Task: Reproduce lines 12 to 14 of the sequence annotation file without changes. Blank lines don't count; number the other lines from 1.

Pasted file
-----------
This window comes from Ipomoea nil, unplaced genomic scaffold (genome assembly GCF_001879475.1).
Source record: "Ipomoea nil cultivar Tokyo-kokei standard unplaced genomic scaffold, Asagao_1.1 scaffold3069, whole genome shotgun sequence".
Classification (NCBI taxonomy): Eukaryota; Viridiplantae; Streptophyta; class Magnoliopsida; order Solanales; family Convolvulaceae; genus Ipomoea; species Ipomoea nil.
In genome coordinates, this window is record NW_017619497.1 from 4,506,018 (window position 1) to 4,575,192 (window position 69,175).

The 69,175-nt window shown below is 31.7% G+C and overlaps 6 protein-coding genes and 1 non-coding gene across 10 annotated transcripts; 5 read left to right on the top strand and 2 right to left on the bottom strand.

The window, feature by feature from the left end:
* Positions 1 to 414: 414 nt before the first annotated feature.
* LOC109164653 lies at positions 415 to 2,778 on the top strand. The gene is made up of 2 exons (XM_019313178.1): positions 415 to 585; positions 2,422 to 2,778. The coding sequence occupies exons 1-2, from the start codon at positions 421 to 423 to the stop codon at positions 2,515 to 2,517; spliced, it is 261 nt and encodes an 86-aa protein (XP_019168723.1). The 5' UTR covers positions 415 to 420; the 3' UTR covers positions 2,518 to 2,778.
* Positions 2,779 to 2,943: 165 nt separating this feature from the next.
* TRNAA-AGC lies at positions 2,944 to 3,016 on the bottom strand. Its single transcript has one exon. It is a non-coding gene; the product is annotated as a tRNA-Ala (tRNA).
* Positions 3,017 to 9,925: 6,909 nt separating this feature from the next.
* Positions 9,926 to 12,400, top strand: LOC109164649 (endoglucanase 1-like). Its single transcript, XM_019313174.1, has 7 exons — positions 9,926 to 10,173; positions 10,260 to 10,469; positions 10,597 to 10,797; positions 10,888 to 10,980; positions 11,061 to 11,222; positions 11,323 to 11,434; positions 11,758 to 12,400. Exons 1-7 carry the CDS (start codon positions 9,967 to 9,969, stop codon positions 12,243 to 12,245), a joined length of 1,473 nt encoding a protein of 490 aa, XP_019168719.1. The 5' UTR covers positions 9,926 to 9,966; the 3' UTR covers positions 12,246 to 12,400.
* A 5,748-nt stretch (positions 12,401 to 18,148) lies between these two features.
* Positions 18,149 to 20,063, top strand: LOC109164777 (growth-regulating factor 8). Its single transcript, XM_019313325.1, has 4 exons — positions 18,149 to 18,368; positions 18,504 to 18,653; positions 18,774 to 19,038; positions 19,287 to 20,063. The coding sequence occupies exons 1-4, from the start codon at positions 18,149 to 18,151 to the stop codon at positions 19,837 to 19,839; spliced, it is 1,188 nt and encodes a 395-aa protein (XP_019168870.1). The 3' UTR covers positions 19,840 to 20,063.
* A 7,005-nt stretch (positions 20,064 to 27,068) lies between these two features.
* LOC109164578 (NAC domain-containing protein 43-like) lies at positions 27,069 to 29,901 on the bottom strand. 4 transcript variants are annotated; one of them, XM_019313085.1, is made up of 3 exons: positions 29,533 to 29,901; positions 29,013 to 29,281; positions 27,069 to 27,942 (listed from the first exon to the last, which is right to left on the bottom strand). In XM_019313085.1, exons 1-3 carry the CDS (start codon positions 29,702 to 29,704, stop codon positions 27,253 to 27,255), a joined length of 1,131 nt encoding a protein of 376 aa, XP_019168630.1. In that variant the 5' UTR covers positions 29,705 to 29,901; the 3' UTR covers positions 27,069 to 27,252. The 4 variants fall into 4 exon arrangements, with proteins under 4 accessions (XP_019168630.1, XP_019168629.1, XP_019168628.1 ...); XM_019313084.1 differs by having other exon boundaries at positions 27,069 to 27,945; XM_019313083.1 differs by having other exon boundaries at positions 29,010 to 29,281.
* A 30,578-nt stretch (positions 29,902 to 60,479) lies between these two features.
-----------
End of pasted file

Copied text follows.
* Positions 9,926 to 12,400, top strand: LOC109164649 (endoglucanase 1-like). Its single transcript, XM_019313174.1, has 7 exons — positions 9,926 to 10,173; positions 10,260 to 10,469; positions 10,597 to 10,797; positions 10,888 to 10,980; positions 11,061 to 11,222; positions 11,323 to 11,434; positions 11,758 to 12,400. Exons 1-7 carry the CDS (start codon positions 9,967 to 9,969, stop codon positions 12,243 to 12,245), a joined length of 1,473 nt encoding a protein of 490 aa, XP_019168719.1. The 5' UTR covers positions 9,926 to 9,966; the 3' UTR covers positions 12,246 to 12,400.
* A 5,748-nt stretch (positions 12,401 to 18,148) lies between these two features.
* Positions 18,149 to 20,063, top strand: LOC109164777 (growth-regulating factor 8). Its single transcript, XM_019313325.1, has 4 exons — positions 18,149 to 18,368; positions 18,504 to 18,653; positions 18,774 to 19,038; positions 19,287 to 20,063. The coding sequence occupies exons 1-4, from the start codon at positions 18,149 to 18,151 to the stop codon at positions 19,837 to 19,839; spliced, it is 1,188 nt and encodes a 395-aa protein (XP_019168870.1). The 3' UTR covers positions 19,840 to 20,063.